Tuesday I posted a snippet of a card left at my doorstep on Saturday, and invited guesses as to its church of origin. Right off the bat, Gareth guessed "Mormons," echoed by Kim, Pastor Brian Culver (twice!), dkyle, Jesucristo rescato a Ernesto, dac, and some bookstore owner.
Other guesses were very creative, including seeker-sensitive, Willow Creekers, purpose driven, "Therapeutic Moralistic Deists," "the local chapter of the Brotherhood of Stammering Christian Worm-Farmers," JW's, Conservative Baptists, and Pentecostals.
It was a fun thread. And now... the rest of the story.
I was in my office last Saturday morning, talking with my wife, when one of the boys came out to us. Breathlessly he told me someone had rung the doorbell. So I lumbered in, opened the door, and found the card wedged into the crack. A couple of young men were walking away towards the sidewalk. I took in their overall clean-cut effect, their white shirts, their ties, and cried —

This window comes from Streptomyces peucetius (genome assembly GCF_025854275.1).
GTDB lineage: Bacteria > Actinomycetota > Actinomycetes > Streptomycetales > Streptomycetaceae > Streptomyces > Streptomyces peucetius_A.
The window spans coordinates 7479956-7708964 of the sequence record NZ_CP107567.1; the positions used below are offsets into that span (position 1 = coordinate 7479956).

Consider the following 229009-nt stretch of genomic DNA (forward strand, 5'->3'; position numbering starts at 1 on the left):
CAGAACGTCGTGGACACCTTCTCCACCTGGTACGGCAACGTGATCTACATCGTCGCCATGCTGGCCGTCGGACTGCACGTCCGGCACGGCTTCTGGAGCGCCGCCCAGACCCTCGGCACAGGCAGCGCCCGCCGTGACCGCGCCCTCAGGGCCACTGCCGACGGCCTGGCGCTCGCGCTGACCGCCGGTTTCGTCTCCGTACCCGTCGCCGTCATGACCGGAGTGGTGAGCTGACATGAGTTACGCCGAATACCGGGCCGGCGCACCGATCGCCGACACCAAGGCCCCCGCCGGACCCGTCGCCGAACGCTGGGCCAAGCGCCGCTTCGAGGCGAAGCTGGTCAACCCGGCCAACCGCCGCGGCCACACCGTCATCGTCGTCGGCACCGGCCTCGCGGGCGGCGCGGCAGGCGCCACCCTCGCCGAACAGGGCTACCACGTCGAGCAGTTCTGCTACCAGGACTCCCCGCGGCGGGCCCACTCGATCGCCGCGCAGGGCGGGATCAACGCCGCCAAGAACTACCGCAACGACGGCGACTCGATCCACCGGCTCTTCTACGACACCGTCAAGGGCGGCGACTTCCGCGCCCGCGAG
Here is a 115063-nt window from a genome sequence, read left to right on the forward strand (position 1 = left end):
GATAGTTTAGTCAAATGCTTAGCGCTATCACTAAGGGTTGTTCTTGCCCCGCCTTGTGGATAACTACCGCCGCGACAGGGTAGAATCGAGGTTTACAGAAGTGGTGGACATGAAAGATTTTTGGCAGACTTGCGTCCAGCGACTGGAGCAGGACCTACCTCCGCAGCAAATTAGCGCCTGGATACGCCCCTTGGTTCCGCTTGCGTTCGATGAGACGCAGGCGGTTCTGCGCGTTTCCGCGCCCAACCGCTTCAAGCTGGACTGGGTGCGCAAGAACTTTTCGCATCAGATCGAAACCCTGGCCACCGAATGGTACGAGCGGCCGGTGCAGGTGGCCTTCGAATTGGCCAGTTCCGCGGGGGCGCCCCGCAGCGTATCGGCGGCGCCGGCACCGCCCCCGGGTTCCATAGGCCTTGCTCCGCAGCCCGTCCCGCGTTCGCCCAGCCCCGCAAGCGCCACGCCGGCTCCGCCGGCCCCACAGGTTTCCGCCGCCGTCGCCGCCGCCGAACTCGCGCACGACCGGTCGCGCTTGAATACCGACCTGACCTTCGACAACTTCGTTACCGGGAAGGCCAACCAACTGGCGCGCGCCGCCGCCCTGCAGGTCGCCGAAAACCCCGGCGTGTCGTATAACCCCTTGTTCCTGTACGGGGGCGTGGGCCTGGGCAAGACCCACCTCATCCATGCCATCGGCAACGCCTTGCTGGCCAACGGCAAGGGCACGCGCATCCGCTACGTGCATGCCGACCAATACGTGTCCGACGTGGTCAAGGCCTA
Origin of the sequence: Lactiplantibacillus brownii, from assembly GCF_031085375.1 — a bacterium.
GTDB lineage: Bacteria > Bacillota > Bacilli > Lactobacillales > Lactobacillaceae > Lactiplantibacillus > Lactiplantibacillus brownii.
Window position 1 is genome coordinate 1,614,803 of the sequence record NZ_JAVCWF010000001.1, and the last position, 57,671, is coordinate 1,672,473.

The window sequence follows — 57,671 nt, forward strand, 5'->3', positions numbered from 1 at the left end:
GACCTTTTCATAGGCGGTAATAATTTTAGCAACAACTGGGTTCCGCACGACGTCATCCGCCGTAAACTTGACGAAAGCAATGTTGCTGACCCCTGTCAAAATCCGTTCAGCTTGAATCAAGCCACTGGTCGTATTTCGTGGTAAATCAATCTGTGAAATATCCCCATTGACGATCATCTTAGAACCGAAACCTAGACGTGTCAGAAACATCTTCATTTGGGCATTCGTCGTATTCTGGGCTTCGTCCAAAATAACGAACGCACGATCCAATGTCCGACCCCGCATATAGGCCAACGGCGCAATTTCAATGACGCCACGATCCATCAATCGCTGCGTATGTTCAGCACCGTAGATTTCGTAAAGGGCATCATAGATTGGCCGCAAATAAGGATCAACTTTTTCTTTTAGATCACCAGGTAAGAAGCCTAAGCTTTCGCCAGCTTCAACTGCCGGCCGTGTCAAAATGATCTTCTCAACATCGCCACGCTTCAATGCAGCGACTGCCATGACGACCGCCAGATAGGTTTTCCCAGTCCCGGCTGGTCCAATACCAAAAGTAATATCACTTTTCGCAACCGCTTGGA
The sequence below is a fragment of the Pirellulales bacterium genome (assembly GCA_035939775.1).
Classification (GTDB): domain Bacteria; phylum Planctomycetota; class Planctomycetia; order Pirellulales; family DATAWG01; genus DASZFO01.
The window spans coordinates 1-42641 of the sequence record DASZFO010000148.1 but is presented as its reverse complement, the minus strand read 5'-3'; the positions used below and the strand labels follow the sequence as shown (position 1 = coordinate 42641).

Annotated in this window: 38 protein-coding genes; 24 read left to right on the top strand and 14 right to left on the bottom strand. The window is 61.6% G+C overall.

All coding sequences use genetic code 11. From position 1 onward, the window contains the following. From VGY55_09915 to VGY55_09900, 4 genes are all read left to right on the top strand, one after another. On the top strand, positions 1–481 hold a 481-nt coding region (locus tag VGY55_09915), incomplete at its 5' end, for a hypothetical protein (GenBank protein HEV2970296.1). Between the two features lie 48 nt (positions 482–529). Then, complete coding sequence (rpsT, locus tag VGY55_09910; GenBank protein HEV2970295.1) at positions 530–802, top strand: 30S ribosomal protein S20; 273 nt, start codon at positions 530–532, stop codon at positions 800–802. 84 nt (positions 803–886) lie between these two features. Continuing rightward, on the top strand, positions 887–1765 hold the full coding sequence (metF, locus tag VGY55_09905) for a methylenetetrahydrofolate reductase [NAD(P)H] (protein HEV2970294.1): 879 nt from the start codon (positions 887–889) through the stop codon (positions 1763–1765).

They smiled, a bit surprised, and nodded affirmatively. I came out so that we could talk on my doorstep.
I've not exhaustively studied Mormonism, and have only talked with a few of them about spiritual matters. (This contrasts with many, many JW encounters.) For years, our next-door neighbors were Mormons. The father was an elder. Very fine people, wonderful neighbors. As long as they lived next to us, we got no visits from Mormons. We figured they acted as our shield to doorstep Mormovangelism.
They've since moved, evidently taking with them the Shield.